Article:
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Estudio de la enfermedad celíaca en la población pediátrica de Cantabria y sus familiares de primer grado

Gastroenterología y Hepatología
DOI: 10.1157/13116070
  • Biology
  • Medicine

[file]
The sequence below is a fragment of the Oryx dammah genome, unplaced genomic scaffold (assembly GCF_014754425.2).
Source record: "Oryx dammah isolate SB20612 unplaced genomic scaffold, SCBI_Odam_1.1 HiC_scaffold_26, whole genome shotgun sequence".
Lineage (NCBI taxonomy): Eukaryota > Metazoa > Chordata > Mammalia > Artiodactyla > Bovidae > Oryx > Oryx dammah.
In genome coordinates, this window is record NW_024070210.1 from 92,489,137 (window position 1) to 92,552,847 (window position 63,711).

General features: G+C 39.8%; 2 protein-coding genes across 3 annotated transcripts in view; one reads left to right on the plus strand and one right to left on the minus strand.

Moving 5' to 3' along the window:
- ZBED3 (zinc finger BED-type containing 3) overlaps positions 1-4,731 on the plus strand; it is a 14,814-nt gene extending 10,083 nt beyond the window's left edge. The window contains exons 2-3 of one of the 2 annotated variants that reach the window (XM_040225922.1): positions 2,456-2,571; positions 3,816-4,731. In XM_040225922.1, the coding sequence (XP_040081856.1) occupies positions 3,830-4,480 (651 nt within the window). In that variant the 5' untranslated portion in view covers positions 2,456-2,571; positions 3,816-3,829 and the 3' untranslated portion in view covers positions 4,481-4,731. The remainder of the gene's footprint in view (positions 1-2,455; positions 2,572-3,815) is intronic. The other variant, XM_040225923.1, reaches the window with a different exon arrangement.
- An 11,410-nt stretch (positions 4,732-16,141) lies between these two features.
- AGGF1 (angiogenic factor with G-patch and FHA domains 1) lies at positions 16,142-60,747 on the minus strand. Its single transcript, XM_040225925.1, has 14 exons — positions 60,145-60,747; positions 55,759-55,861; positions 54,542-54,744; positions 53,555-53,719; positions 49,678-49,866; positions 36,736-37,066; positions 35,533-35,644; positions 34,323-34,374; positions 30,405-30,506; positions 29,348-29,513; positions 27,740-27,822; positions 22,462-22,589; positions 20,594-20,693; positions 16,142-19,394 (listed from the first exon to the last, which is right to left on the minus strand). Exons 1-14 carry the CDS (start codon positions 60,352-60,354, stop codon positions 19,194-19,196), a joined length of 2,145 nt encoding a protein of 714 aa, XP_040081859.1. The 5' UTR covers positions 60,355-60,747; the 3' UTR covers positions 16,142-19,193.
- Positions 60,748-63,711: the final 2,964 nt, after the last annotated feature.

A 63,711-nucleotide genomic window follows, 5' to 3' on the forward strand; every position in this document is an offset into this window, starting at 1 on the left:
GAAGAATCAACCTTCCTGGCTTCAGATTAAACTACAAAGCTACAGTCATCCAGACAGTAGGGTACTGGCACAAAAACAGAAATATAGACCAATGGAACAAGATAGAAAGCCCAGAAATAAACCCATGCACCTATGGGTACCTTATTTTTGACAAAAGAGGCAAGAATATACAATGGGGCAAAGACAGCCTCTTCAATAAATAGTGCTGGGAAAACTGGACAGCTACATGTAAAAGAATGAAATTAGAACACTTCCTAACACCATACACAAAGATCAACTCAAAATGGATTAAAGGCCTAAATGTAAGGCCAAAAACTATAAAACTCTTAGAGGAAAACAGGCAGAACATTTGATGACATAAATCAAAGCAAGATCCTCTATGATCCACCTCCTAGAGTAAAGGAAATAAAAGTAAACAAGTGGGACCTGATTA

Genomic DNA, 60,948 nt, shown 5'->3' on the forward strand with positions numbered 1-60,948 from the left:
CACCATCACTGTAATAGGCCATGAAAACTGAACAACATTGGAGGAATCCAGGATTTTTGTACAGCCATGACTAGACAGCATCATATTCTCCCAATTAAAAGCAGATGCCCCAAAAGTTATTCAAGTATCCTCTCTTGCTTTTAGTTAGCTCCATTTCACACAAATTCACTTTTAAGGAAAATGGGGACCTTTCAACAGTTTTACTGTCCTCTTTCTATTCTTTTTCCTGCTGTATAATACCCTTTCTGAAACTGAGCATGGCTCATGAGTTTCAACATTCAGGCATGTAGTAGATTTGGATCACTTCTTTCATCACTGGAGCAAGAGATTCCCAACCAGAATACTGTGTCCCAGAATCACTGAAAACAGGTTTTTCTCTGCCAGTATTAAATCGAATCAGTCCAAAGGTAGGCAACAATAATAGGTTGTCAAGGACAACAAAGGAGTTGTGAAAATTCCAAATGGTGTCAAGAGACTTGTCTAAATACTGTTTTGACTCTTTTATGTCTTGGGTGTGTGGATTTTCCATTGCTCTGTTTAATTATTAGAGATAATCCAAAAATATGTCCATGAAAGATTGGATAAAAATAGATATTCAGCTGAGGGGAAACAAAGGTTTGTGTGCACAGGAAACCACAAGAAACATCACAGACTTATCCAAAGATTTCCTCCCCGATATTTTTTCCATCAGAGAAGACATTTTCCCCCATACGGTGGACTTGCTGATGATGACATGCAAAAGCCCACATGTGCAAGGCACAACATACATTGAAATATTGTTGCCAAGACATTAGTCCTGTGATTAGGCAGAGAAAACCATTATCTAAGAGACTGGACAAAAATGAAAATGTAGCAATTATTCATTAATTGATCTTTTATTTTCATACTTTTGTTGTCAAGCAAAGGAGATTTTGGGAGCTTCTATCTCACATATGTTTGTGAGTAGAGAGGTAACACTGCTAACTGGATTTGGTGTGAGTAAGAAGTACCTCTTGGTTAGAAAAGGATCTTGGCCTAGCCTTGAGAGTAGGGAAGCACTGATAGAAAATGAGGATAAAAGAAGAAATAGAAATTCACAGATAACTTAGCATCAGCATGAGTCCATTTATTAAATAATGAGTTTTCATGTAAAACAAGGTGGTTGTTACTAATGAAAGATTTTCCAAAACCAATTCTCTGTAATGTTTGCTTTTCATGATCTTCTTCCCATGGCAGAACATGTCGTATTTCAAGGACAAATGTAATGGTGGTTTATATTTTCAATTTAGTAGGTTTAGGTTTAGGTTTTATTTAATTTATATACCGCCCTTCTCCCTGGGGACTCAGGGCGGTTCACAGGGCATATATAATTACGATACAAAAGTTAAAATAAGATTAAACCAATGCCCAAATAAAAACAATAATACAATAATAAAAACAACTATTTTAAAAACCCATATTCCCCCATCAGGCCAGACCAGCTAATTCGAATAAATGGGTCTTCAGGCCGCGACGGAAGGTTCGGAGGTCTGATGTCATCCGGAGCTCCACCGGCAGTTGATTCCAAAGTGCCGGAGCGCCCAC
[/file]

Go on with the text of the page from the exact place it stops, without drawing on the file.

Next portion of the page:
Background Celiac disease (CD) is an autoimmune disease that affects genetically predisposed individuals. The HLA-DQ2 heterodimer is present in nearly 90% of patients while HLA-DQ8 is found in the remaining 10%. Aim To study the characteristics of CD in pediatric patients in Cantabria and their first-degree relatives, with special emphasis on factors related to haplotype, serology, and forms of clinical presentation. Patients and methods Eighty-six patients with CD and 215 first-degree relatives were HLA genotyped. Clinical, laboratory, immunologic, and histological data were obtained from all patients. Results Clinical presentation was classical in 95% of the patients and mono-symptomatic in the remaining 5%. Anti-gliadin antibodies (AGA) and anti-transglutaminase antibodies (ATGA) were positive in 95% of the patients and negative in 5% (all with IgA deficiency). DQ2 was found in 71% of the patients (homozygotes or heterozygotes) and DQ8 was found in 9.5%. No heterodimers of risk were found in 22%. CD was found in six relatives (three were positive for AGA and four were positive for ATGA). Forty-nine percent of the relatives carried the DQ2 heterodimer and 15% the DQ8 heterodimer; no heterodimers of risk were found in 40%. Conclusions The most prevalent HLA found in patients with CD in the autonomous region of Cantabria was DQ2 (71%). This prevalence is clearly lower than that reported in other Spanish regions. The prevalence of CD among firstdegree relatives was similar to that found in other studies performed in Spain (2.8%). Our data support the need for systematic study of the first-degree relatives of patients with CD.

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